RDA-L ISBD

Posting to RDA-L

On 10/27/2015 11:25 PM, Gene Fieg wrote:
For instance a 260 might read: New York, N.Y. : Mcgraw-Hill, c1960
That is data string. Now we have Data bits: New York, N.Y.
then McGraw-Hill,
then c1960,
But they are not connected
How will the bits be brought together so that the patron can acquire, obtain what he/she wants?

Not entirely correct. “New York, N.Y. : Mcgraw-Hill, c1960” is a data string in this email, but the moment it is put into a MARC database and coded correctly, it is: 260 $aNew York, N.Y. :$bMcgraw-Hill,$cc1960.

At that point we have “data bits” that we can decide to display however we want, and librarians have been able to do that from the beginning of MARC. For the sake of continuity–but more probably from the inertia of printing cards–it was displayed in traditional ISBD format for a long time, and our catalogs became online card catalogs. Eventually libraries decided to experiment with record display, although they could have done so from the very beginning, to e.g. display 260$c and then 260$a and 260$b with any text or other data bits they wanted to add.

Most of these things are nothing new at all. They’ve been happening in other databases for decades, but for some reason they were just never implemented in library catalogs.

With linked data, we would have essentially the same thing except each data bit can become a URI. So:
260 $a[URI for New York, N.Y.] :$b[URI for Mcgraw-Hill],$c[Probably just a text string here, but who knows? Somebody may want this to be some kind of URI for c1960].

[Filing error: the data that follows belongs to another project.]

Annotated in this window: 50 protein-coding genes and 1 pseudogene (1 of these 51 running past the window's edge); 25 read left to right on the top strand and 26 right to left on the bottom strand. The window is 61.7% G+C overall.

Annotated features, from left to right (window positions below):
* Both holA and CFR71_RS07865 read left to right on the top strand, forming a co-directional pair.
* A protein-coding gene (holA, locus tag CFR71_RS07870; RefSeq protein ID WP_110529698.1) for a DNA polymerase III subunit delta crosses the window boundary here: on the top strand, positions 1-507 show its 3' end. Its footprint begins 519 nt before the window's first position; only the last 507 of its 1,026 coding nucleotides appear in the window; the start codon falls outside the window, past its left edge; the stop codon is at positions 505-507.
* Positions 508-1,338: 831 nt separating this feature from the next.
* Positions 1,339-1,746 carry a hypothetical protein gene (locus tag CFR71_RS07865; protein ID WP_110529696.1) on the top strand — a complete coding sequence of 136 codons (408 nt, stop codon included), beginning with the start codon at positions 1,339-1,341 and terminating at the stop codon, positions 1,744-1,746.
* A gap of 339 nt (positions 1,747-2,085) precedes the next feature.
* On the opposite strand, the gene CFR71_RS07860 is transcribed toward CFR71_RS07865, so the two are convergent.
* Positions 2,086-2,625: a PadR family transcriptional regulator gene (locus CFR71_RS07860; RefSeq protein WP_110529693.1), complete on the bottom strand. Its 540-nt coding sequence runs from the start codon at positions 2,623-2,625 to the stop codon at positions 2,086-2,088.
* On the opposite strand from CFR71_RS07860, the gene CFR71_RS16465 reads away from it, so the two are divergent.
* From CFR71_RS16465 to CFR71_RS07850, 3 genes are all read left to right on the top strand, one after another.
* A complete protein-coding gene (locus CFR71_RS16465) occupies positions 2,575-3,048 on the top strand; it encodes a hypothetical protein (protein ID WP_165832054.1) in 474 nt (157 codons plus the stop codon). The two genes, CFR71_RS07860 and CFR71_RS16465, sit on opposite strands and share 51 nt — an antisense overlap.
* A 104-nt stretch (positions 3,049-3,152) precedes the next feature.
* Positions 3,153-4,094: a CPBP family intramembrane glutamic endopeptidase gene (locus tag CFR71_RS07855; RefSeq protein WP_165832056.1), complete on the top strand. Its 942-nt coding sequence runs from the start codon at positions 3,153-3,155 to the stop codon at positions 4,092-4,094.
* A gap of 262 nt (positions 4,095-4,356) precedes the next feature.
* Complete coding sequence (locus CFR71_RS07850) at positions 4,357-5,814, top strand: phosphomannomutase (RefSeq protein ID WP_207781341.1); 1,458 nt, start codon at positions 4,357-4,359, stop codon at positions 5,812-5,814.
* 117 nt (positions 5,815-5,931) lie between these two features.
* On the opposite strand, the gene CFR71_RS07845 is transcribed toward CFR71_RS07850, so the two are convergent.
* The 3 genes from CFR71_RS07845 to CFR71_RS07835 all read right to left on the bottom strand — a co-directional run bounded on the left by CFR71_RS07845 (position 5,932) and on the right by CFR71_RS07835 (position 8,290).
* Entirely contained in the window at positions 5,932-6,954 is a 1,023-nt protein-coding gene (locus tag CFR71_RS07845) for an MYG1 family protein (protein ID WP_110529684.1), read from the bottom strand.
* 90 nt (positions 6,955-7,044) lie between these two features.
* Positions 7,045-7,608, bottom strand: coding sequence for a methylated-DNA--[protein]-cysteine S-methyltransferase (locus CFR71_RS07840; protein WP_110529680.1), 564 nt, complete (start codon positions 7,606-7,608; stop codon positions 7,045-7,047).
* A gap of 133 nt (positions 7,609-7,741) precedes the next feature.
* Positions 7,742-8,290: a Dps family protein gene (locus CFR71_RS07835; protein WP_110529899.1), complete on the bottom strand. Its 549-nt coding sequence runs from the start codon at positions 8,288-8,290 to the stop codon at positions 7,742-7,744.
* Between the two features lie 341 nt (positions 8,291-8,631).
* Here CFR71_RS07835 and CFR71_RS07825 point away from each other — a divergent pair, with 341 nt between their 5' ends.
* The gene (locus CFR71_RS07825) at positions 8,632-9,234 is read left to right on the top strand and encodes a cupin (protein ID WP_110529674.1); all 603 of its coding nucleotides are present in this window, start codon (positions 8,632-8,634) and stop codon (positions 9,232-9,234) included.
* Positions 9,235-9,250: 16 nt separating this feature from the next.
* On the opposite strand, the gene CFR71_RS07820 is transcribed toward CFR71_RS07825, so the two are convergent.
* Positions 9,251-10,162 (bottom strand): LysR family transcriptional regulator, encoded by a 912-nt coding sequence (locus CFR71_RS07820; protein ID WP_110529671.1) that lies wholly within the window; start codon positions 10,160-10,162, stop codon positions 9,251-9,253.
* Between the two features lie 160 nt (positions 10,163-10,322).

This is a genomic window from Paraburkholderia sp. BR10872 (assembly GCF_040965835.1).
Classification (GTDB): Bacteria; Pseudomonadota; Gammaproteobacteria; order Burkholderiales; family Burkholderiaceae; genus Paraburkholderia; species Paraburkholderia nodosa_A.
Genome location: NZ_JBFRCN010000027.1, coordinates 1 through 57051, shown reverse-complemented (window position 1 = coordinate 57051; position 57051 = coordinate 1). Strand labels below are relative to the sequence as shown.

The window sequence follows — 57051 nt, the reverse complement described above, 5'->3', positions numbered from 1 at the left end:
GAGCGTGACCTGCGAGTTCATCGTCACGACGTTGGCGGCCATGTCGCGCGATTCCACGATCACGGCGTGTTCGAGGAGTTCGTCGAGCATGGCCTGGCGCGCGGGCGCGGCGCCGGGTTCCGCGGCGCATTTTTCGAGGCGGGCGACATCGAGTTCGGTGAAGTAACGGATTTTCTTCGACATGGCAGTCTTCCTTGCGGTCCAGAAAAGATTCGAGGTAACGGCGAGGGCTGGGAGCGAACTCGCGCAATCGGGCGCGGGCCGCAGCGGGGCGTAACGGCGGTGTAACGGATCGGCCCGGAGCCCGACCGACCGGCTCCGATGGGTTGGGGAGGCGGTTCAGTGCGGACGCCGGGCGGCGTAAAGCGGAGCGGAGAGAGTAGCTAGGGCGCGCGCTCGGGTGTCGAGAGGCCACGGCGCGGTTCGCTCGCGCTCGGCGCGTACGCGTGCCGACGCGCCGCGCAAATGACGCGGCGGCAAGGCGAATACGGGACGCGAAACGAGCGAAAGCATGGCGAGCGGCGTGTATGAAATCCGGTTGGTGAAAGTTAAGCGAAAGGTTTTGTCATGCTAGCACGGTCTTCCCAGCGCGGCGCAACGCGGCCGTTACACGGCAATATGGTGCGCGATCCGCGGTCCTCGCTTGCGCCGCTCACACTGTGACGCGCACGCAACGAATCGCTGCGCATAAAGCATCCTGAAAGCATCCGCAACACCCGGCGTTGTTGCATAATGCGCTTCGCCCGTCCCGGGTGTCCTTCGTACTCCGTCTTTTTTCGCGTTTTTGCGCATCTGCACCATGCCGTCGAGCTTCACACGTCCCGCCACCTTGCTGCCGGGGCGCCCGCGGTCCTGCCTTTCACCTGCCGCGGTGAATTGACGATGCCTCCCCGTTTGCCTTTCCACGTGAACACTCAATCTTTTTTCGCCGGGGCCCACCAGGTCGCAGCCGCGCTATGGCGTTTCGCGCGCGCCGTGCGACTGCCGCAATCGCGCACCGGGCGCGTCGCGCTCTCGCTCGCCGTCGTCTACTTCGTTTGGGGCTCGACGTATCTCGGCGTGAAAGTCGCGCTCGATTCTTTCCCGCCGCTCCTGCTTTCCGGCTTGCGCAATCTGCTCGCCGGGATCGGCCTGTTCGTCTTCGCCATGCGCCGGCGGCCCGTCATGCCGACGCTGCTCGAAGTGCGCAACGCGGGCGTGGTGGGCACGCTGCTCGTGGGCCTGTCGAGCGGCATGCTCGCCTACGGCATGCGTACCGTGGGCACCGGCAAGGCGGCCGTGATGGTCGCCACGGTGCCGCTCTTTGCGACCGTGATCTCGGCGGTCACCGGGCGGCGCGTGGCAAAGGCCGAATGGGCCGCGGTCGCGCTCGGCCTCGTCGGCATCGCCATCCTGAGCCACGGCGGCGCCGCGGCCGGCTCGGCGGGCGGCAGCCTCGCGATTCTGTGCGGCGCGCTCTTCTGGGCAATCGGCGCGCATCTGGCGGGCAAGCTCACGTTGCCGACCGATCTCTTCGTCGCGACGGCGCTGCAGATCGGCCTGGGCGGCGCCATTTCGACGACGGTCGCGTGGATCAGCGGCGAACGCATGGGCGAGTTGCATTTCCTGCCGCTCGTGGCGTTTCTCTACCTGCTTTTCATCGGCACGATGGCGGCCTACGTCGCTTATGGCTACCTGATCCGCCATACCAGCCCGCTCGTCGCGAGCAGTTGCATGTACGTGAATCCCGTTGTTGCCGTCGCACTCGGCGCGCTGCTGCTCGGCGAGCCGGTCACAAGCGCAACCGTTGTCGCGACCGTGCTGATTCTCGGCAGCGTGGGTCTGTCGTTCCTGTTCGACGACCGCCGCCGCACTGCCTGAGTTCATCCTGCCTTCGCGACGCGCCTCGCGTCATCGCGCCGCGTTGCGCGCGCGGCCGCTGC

The coding could change into XML or JSON or Turtle, but it wouldn’t necessarily have to and in any case, the function would be the same. The real–terribly difficult–problem would be to turn the information imported through these URIs into something coherent and useful for the public instead of overwhelming everybody with floods of “information.” Also, I think we can see definite similarities with authority control (adding the correct URI instead of the correct text string).

As a result, libraries would probably opt not for the URIs for publication information but keep the text strings. With URIs, ISBD may not be applicable, but with text strings, ISBD definitely would be applicable. It is hard to predict the future, however.

-200

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